To the Editor: Neuropsychiatric symptoms as a result of mercury poisoning following the excessive consumption of large predatory fish (methyl mercury levels >1 ppm) are well documented but often misdiagnosed.
Mercury toxicity secondary to the excessive consumption of tuna was observed in a 47-year-old woman with a 30-year history of anorexia nervosa. The patient’s prolonged abuse of laxatives resulted in a small bowel obstruction and rectal prolapse 7 years prior to the detection of mercury intoxication. The rectal prolapse was treated with total proctocolectomy and ileostomy. A low fiber diet was recommended thereafter, and the patient commenced a diet consisting of two cans of tuna and one muffin daily for the subsequent 7 years until she came to our unit for observation and treatment of anorexia nervosa.
The patient presented with a 1-month history of depressive symptoms, refusal to eat, fatigue, weakness, anxiety, insomnia, irritability, and “confusion.” She weighed 73.7 lbs, which was approximately 53% of her ideal body weight, and was afraid that her bowels would stop working. She reported increased sensitivity to loud noise and ringing sounds in the absence of auditory stimuli. A neuropsychological assessment revealed less than normal scores for processing speed, working memory, and attention. Her premorbid IQ was estimated within the 61st percentile. Her current full-scale intelligence quotient score was within the 45th percentile, with a verbal intelligence quotient score within the 75th percentile and a performance IQ score within the 30th percentile. Her memory was stronger for verbal information (scoring in the 50th percentile) relative to nonverbal information (scoring in the 4th–10th percentile). Psychiatric examination revealed longstanding symptoms consistent with anorexia nervosa, but due to her most recent symptoms of irritability and weakness as well as her neuropsychological deficits, a mercury level evaluation was obtained.
The patient’s plasma mercury levels were markedly elevated at 74 mcg/dl (normal=<10 mcg/dl) on two repeated measurements. A complete blood count, electrolytes, amylase, and lipase were all unremarkable, but liver enzymes showed slight elevation. The patient underwent chelation therapy, with succimer 10 mg/kg t.i.d. for 5 days and then 10 mg/kg b.i.d. for the following 14 days. The mercury toxicity motivated her to change her diet and broaden her food repertoire. Although her attitudes toward food with high residue did not change, the patient became afraid of eating any type of fish.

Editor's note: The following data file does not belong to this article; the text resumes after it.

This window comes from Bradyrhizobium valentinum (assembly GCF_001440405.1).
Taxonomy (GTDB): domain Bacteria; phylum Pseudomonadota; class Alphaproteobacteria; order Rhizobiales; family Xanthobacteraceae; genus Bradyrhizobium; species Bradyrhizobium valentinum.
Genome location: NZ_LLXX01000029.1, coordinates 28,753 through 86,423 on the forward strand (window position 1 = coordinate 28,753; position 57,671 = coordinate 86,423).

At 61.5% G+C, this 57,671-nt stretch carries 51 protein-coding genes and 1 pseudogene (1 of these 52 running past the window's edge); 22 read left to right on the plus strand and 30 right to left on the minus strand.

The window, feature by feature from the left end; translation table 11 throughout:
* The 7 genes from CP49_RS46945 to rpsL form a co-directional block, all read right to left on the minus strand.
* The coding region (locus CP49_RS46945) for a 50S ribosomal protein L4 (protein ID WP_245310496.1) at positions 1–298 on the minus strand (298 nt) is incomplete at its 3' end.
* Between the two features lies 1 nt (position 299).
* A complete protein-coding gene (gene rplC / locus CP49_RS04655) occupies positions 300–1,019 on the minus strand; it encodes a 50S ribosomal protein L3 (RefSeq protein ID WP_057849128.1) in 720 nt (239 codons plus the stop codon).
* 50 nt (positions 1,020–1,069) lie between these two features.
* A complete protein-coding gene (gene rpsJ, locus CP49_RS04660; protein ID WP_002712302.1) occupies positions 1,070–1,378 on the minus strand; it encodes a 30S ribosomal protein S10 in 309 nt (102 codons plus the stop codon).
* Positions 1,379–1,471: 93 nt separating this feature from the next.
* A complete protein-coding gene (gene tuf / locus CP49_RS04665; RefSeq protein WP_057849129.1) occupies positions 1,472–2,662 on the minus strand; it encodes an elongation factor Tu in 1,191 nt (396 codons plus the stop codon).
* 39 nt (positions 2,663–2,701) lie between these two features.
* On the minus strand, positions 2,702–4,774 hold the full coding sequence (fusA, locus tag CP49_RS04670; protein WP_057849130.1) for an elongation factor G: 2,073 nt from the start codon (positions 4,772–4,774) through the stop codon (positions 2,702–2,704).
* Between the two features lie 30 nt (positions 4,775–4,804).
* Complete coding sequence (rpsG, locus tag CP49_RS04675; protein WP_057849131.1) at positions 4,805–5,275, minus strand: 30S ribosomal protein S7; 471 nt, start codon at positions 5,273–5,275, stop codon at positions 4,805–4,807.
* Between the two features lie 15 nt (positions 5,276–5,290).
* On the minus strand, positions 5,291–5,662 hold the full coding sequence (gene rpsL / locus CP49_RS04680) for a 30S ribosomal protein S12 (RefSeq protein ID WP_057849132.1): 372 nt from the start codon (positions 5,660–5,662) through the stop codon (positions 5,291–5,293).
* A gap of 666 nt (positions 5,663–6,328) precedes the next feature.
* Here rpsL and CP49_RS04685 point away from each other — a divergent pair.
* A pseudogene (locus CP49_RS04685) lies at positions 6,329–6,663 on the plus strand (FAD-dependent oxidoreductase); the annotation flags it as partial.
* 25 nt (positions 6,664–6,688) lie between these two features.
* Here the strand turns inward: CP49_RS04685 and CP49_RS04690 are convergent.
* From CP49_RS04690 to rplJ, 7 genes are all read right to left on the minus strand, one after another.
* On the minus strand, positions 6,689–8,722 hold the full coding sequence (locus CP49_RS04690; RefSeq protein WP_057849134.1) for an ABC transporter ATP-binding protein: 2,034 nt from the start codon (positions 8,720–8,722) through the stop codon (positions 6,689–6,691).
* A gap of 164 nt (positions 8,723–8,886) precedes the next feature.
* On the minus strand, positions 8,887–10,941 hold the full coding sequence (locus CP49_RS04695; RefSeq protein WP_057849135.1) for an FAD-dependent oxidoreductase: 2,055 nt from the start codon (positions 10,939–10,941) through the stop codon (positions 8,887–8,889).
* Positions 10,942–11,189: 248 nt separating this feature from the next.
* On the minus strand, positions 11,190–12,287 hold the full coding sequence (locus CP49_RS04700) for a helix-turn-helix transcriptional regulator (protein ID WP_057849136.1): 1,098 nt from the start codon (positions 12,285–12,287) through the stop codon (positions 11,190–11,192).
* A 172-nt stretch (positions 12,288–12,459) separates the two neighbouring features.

More than 200 neuropsychiatric symptoms have been attributed to mercury poisoning in the medical literature (1–3). Our patient’s symptoms, including low mood, irritability, insomnia, cognitive impairment, and fatigue, may have been primarily mood symptoms, a consequence of severe malnutrition, or are attributable to mercury poisoning. Interestingly, mercury poisoning as a result of dental amalgam fillings may cause an anorexic syndrome (anorexia hydrargyrum) (4). To our knowledge, this is the first report of mercury intoxication secondary to anorexia nervosa. We are currently following our patient to monitor her psychiatric and neurological response to chelation. Longitudinal observation and treatment of malnutrition and depressive and anxiety symptoms may clarify the extent to which our patient’s symptoms were attributable to mercury intoxication.
1.Schutte NP, Knight AL, Jahn O: Mercury and its compounds, in Occupational Medicine, 3rd ed. Edited by Zenz C, Dickerson OB, Horovath EP. St Louis, Mosby-Year Book, 1994, p 5492.Berlin M: Mercury, in Handbook on the Toxicology of Metals, vol II. Edited by Friberg L, Nordberg GF, Vouk VB. Amsterdam, Elsevier, 1986, p 3873.World Health Organization: Inorganic Mercury: Environmental Health Criteria, 118. Geneva, Switzerland, WHO, 19914.Dörffer U: Anorexia Hydrargyra: Kasuistik aus der Praxis [Anorexia hydrargyra. A case report from general practice] published in German in Monatsschr Kinderheilkd. 1989; 137:472
The authors report no competing interests.
This letter (doi: 10.1176/appi.ajp.2008.08020233) was accepted for publication in March 2008.